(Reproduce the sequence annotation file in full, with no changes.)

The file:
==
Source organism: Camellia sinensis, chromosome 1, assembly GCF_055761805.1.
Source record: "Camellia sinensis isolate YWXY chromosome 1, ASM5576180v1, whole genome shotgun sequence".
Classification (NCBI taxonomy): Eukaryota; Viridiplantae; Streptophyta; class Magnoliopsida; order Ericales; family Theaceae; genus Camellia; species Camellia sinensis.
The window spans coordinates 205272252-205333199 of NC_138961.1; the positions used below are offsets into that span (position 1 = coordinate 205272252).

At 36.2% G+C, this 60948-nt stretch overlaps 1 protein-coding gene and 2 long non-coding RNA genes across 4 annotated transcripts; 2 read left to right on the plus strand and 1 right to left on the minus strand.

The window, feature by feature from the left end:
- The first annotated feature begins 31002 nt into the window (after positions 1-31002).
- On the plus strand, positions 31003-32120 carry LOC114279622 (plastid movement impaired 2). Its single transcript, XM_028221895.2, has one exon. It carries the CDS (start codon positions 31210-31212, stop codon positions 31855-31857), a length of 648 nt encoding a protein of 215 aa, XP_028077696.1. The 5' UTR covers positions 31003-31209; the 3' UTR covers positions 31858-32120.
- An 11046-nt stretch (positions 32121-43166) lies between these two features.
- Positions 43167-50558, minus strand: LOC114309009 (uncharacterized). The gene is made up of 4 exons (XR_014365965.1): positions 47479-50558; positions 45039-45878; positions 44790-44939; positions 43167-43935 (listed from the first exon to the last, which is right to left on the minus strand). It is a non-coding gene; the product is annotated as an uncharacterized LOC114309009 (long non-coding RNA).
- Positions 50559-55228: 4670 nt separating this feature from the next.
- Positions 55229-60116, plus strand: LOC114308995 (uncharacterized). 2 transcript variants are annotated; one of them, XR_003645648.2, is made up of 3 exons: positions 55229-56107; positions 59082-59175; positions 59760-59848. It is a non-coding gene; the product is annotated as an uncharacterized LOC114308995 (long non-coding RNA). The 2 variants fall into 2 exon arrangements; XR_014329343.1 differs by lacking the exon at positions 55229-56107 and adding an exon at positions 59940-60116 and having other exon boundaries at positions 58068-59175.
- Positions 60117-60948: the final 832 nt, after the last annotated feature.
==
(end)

Source organism: Camellia sinensis, chromosome 1, assembly GCF_055761805.1.
Source record: "Camellia sinensis isolate YWXY chromosome 1, ASM5576180v1, whole genome shotgun sequence".
Classification (NCBI taxonomy): Eukaryota; Viridiplantae; Streptophyta; class Magnoliopsida; order Ericales; family Theaceae; genus Camellia; species Camellia sinensis.
The window spans coordinates 205272252-205333199 of NC_138961.1; the positions used below are offsets into that span (position 1 = coordinate 205272252).

At 36.2% G+C, this 60948-nt stretch overlaps 1 protein-coding gene and 2 long non-coding RNA genes across 4 annotated transcripts; 2 read left to right on the plus strand and 1 right to left on the minus strand.

The window, feature by feature from the left end:
- The first annotated feature begins 31002 nt into the window (after positions 1-31002).
- On the plus strand, positions 31003-32120 carry LOC114279622 (plastid movement impaired 2). Its single transcript, XM_028221895.2, has one exon. It carries the CDS (start codon positions 31210-31212, stop codon positions 31855-31857), a length of 648 nt encoding a protein of 215 aa, XP_028077696.1. The 5' UTR covers positions 31003-31209; the 3' UTR covers positions 31858-32120.
- An 11046-nt stretch (positions 32121-43166) lies between these two features.
- Positions 43167-50558, minus strand: LOC114309009 (uncharacterized). The gene is made up of 4 exons (XR_014365965.1): positions 47479-50558; positions 45039-45878; positions 44790-44939; positions 43167-43935 (listed from the first exon to the last, which is right to left on the minus strand). It is a non-coding gene; the product is annotated as an uncharacterized LOC114309009 (long non-coding RNA).
- Positions 50559-55228: 4670 nt separating this feature from the next.
- Positions 55229-60116, plus strand: LOC114308995 (uncharacterized). 2 transcript variants are annotated; one of them, XR_003645648.2, is made up of 3 exons: positions 55229-56107; positions 59082-59175; positions 59760-59848. It is a non-coding gene; the product is annotated as an uncharacterized LOC114308995 (long non-coding RNA). The 2 variants fall into 2 exon arrangements; XR_014329343.1 differs by lacking the exon at positions 55229-56107 and adding an exon at positions 59940-60116 and having other exon boundaries at positions 58068-59175.
- Positions 60117-60948: the final 832 nt, after the last annotated feature.